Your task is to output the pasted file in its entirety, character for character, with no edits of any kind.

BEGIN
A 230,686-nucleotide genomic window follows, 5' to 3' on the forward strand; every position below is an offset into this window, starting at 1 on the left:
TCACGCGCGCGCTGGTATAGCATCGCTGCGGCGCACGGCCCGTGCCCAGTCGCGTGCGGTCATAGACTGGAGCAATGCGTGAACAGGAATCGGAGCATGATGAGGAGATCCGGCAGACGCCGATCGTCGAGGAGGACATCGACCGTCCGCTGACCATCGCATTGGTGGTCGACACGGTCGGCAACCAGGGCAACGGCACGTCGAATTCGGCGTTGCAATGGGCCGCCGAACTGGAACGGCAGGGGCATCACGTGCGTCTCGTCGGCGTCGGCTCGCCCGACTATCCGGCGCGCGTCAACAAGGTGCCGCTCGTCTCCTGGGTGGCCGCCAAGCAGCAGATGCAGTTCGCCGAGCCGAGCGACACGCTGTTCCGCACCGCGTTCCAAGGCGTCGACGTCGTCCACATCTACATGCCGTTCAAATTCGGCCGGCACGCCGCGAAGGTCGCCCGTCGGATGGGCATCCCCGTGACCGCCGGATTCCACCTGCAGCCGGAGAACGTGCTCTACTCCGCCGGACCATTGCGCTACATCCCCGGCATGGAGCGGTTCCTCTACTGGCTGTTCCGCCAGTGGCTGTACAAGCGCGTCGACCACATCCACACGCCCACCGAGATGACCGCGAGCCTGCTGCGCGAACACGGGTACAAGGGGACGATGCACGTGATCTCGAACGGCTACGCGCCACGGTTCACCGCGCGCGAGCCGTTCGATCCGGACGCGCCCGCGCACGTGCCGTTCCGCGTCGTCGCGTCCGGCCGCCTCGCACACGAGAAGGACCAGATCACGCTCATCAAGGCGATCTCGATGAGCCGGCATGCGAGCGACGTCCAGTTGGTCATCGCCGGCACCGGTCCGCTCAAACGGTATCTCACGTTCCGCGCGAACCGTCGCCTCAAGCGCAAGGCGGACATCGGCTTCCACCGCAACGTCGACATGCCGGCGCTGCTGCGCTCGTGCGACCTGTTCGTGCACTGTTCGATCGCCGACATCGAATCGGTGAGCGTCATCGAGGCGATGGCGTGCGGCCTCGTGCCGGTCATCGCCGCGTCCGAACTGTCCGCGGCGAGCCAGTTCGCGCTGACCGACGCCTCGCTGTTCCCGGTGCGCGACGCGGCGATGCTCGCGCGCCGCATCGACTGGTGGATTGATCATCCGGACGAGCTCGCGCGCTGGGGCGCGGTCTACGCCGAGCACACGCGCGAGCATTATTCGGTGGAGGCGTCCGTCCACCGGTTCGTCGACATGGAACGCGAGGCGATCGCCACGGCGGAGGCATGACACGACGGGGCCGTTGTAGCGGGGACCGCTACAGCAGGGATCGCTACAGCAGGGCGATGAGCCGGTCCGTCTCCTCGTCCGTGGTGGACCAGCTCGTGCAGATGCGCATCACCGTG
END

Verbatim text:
A 230,686-nucleotide genomic window follows, 5' to 3' on the forward strand; every position below is an offset into this window, starting at 1 on the left:
TCACGCGCGCGCTGGTATAGCATCGCTGCGGCGCACGGCCCGTGCCCAGTCGCGTGCGGTCATAGACTGGAGCAATGCGTGAACAGGAATCGGAGCATGATGAGGAGATCCGGCAGACGCCGATCGTCGAGGAGGACATCGACCGTCCGCTGACCATCGCATTGGTGGTCGACACGGTCGGCAACCAGGGCAACGGCACGTCGAATTCGGCGTTGCAATGGGCCGCCGAACTGGAACGGCAGGGGCATCACGTGCGTCTCGTCGGCGTCGGCTCGCCCGACTATCCGGCGCGCGTCAACAAGGTGCCGCTCGTCTCCTGGGTGGCCGCCAAGCAGCAGATGCAGTTCGCCGAGCCGAGCGACACGCTGTTCCGCACCGCGTTCCAAGGCGTCGACGTCGTCCACATCTACATGCCGTTCAAATTCGGCCGGCACGCCGCGAAGGTCGCCCGTCGGATGGGCATCCCCGTGACCGCCGGATTCCACCTGCAGCCGGAGAACGTGCTCTACTCCGCCGGACCATTGCGCTACATCCCCGGCATGGAGCGGTTCCTCTACTGGCTGTTCCGCCAGTGGCTGTACAAGCGCGTCGACCACATCCACACGCCCACCGAGATGACCGCGAGCCTGCTGCGCGAACACGGGTACAAGGGGACGATGCACGTGATCTCGAACGGCTACGCGCCACGGTTCACCGCGCGCGAGCCGTTCGATCCGGACGCGCCCGCGCACGTGCCGTTCCGCGTCGTCGCGTCCGGCCGCCTCGCACACGAGAAGGACCAGATCACGCTCATCAAGGCGATCTCGATGAGCCGGCATGCGAGCGACGTCCAGTTGGTCATCGCCGGCACCGGTCCGCTCAAACGGTATCTCACGTTCCGCGCGAACCGTCGCCTCAAGCGCAAGGCGGACATCGGCTTCCACCGCAACGTCGACATGCCGGCGCTGCTGCGCTCGTGCGACCTGTTCGTGCACTGTTCGATCGCCGACATCGAATCGGTGAGCGTCATCGAGGCGATGGCGTGCGGCCTCGTGCCGGTCATCGCCGCGTCCGAACTGTCCGCGGCGAGCCAGTTCGCGCTGACCGACGCCTCGCTGTTCCCGGTGCGCGACGCGGCGATGCTCGCGCGCCGCATCGACTGGTGGATTGATCATCCGGACGAGCTCGCGCGCTGGGGCGCGGTCTACGCCGAGCACACGCGCGAGCATTATTCGGTGGAGGCGTCCGTCCACCGGTTCGTCGACATGGAACGCGAGGCGATCGCCACGGCGGAGGCATGACACGACGGGGCCGTTGTAGCGGGGACCGCTACAGCAGGGATCGCTACAGCAGGGCGATGAGCCGGTCCGTCTCCTCGTCCGTGGTGGACCAGCTCGTGCAGATGCGCATCACCGTG